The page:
It’s no surprise to anyone who knows me that I adore Labrador Retrievers. My fondness for them went up exponentially when we adopted our pup, Django, four years ago.
She is the perfect blend of friend, companion, and fun for our crazy family. But I’m not the only one who has a special affection for Labs. In fact, the Labrador Retriever is one of the most popular dog breeds for families year after year.
Because of the breed’s popularity, there are generally many Lab-mix pups in shelters around the country. If you’ve fallen for this loveable breed, please consider merits of adopting a mix before shelling out big bucks at a breeder or, worse yet, a pet store. Here are some reasons we love our Lab-mix:
Easy Grooming Their coats are easy to care for, and they only require a bath here and there. No hair cuts or any extra grooming required, and their fur dries off in minutes because their thick outer coat naturally repels water.
Original Water Dogs Most are wonderful swimmers and have (really cute) webbed feet to help them swim well.
Kind Temperament Most Labs are well-suited to family life and like to feel as though they are part of a family's daily activities. Django accompanies us in everything we do. If we are in any given room, the yard, or porch, so is she. When we sleep, she sleeps. When we eat, she eats. You get the picture.
They Can Get Big—But Not Huge Although some males can grow to 100 pounds, generally, Labs tend to be about 22-24 inches tall and 60-75 pounds. Females are typically 21-23 inches tall and 55-70 pounds.
Well-Loved Labs are widely considered one of the most popular breeds not only in the U.S., but around the world.
Intelligence and Service They often serve as guide dogs and therapy dogs and are sometimes used in police work thanks to their supremely good sense of smell.
Even a Little Lab Will Do Ya There are usually many Lab mixes available at shelters all over the country. Our pup is a Lab mix (with what, we have no idea), and she has all the adorable traits of a full-fledged Lab.
Good Health As far as health goes, Labs are slightly prone to hip and elbow dysplasia and eye disorders but often lead long, healthy lives.
Lots of Exercise Labs need to be walked a lot. Without enough mental or physical stimulation, they can become destructive. But this can be a beneficial side effect for you and your dog, and it needn't be a chore. If you incorporate at least one long walk into each day, your Lab will be pleased as punch.
James Mikel Wilson resides in Houston, Texas with his wife, Kathy. His son, daughter-in-law and two grandchildren live in Manhattan, for whom his book, “Paw Tracks Here and Abroad,” was written. Jim's wisdom and insights were gained over the 65 years during which he owned six dogs. He wrote “Paw Tracks” about his family’s many adventures with their dog, Snickers. His family’s dogs and the many others he knew through his friends enabled him to write this story with sensitivity, humor, and appreciation for the unique role canine companions play in the lives of humans. We spoke to Jim about “Paw Tracks” and his love for animals.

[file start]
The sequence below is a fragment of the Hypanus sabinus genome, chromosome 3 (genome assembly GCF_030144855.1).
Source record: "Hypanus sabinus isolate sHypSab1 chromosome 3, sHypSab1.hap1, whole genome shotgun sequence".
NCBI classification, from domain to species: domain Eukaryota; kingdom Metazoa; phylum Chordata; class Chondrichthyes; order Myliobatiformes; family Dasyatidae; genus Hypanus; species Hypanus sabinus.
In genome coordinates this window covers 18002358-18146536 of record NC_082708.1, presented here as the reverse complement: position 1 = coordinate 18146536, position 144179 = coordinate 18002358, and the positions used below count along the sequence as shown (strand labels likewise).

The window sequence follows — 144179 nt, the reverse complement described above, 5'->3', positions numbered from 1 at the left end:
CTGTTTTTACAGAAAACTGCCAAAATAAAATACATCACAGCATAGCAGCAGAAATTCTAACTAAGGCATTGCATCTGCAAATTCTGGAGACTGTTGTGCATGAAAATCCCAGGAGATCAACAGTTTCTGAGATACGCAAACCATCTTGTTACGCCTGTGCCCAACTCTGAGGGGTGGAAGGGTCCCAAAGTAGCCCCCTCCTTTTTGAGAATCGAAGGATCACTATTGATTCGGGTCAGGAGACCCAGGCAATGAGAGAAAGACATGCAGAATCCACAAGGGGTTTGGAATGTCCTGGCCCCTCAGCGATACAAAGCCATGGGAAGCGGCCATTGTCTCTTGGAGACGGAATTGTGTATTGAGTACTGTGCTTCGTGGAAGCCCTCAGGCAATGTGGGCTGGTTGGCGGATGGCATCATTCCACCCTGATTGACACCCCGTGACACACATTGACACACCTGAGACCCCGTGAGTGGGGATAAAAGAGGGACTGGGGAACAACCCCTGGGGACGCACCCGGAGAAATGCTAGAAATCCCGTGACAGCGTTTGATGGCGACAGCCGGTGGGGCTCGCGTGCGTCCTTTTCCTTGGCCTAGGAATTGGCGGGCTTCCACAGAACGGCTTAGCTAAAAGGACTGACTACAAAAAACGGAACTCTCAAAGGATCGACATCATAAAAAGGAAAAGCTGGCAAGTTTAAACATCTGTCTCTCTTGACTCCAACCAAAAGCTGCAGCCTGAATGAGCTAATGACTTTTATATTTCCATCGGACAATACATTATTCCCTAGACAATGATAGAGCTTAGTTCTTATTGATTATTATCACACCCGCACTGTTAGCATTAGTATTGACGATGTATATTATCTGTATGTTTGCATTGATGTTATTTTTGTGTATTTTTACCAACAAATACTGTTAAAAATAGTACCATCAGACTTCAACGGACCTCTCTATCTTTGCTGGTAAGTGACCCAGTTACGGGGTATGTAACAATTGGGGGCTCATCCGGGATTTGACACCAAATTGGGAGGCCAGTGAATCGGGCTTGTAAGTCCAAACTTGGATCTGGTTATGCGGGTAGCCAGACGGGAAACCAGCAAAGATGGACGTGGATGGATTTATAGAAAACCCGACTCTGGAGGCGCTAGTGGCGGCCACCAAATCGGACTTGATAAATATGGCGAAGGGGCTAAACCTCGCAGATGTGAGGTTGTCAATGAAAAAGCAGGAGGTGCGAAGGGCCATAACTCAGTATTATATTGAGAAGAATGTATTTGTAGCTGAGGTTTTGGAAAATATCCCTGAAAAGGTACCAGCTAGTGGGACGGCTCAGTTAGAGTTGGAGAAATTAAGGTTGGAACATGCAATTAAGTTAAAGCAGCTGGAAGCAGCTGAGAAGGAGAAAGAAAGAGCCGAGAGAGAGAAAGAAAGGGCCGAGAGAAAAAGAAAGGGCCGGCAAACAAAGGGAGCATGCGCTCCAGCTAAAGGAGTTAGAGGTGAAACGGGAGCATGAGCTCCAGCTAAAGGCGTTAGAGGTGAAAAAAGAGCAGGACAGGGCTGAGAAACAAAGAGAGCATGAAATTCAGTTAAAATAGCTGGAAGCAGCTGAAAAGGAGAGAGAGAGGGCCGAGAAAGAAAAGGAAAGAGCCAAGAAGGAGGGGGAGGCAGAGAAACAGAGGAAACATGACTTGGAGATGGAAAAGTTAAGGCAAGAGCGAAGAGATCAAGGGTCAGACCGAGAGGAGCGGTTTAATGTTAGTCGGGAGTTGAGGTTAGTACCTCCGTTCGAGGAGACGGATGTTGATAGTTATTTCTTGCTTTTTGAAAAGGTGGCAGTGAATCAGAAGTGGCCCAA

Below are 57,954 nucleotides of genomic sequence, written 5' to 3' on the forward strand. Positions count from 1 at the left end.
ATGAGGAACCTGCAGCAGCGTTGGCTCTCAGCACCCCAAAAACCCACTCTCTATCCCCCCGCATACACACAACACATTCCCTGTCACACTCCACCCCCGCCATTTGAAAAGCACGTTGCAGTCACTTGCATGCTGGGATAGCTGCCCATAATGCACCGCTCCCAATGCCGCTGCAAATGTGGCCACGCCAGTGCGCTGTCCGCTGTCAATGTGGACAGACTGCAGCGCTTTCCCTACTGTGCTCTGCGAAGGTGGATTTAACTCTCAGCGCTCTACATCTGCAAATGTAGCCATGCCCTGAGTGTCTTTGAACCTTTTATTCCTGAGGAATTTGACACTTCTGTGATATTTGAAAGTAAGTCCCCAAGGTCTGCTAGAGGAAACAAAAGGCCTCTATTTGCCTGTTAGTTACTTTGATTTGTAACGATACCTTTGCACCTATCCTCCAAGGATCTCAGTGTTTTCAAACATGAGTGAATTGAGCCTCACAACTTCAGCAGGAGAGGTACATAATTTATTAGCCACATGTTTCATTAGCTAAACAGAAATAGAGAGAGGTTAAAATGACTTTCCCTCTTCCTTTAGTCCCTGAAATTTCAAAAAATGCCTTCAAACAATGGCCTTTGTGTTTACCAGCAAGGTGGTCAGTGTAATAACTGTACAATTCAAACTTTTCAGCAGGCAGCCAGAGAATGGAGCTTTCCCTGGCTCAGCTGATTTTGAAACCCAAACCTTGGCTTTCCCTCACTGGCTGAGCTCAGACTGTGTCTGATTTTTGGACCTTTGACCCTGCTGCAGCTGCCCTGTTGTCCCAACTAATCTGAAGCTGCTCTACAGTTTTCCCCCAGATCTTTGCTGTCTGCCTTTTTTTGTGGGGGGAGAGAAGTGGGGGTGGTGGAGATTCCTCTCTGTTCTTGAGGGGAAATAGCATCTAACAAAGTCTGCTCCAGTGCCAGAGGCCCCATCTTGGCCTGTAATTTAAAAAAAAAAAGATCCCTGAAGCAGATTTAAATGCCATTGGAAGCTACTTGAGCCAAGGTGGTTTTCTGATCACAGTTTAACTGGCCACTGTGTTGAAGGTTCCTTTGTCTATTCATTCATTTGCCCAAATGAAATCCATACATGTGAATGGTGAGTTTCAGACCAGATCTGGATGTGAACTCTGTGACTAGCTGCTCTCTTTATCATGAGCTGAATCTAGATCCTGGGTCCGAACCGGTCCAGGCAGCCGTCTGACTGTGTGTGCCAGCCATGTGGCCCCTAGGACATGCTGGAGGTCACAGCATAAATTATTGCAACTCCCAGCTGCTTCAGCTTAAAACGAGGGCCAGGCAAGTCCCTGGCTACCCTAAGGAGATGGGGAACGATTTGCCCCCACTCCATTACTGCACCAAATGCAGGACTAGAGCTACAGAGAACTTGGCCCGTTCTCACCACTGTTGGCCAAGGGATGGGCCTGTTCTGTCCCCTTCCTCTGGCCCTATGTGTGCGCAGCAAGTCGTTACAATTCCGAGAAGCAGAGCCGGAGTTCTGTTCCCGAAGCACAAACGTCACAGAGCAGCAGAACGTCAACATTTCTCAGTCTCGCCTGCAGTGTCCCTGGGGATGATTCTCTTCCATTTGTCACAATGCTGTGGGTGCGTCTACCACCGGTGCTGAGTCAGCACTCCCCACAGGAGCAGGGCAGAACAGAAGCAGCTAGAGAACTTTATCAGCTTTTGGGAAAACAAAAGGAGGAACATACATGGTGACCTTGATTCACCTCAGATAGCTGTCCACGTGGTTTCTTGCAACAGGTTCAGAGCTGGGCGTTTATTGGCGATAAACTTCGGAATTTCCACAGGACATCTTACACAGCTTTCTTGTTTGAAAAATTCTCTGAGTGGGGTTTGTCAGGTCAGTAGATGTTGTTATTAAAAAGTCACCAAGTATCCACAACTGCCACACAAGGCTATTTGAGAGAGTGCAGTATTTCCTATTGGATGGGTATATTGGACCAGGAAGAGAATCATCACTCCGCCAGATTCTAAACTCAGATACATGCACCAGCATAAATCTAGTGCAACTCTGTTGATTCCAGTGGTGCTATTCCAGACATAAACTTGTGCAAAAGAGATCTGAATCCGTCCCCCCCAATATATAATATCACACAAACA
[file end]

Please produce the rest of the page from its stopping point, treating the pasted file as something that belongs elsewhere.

Why did you decide to write Paw Tracks?
My career necessitated many family moves. When Snickers, the heroine of the story, reached twenty years old, the thought occurred that I could write a diary about our joint adventures.
I hoped that the diary might serve two purposes—to provide a family memory book of raising our son in a variety of geographic locations and to give our grandchildren a window into the past to know and see their father and grandparents differently.
Family and friends convinced me to transform the diary into a book. That shift of focus created an opportunity to address the joys of adopting pets, moving with them, wondering at their adaptability, and creating a teaching moment on living with geriatric animals.
What do you hope parents and children learn from Snickers’ story?
I hope the book facilitates discussions about the joys of adopting a pet, the responsibilities of caring for a pet, the many ways in which we learn from animals, and how these relationships touch our human experiences and emotions. I wanted to convey these topics in a manner that pet lovers of any age could relate to and enjoy.
My editor Meghan challenged me to find Snickers’ point of view. What did Snickers want us to know, and what was she thinking and feeling? And, Tod, my illustrator, captured her big heart and equally big personality through his wonderful drawings.
What do you believe made Snickers so special?
First, her age! She lived to be almost 22. She took advantage of her time to the fullest. There are many sides to Snickers’ personality that endeared her to us: survivor, comedian, clown, watchdog, show dog, tramp, explorer, diplomat, cuddler, friend, eager pupil and teacher.
In your book, Snickers has quite the adventure. Please tell us a little about life and travels with your family and Snickers.
Snickers did not like to be contained. After leaving a past life of abuse, she had temporary diversions including escaping a travel crate in JFK Airport, digging out from her kennel in Switzerland to join the St. Bernard in an adjacent pen, and wandering briefly into the lives of an Irish couple while we were on home leave. But, she never really intended to leave—only to seek new adventures.
This story offers considerations for families traveling or moving with pets. I wanted readers to hear through Snickers’ voice that, yes, we leave things near and dear to us behind when we move, but the opportunities open new doors to rewarding and, sometimes, life-changing events of which we had never dreamed.
Why did you approach the ASPCA to help share Snickers’ story?
My wife and I both felt that the underlying themes in Paw Tracks—promoting adoption, preventing animal cruelty, and offering a variety of educational materials on pet selection and care—paralleled the ASPCA’s mission. We have always been aware of the outstanding work the ASPCA has done for so long. We were, and are, right on the same wavelength!
Paw Tracks Here and Abroad: A Dog’s Tale is available for purchase on Amazon.
Guest blog by Mary Dell Harrington, co-founder of the parenting blogGrown and Flown.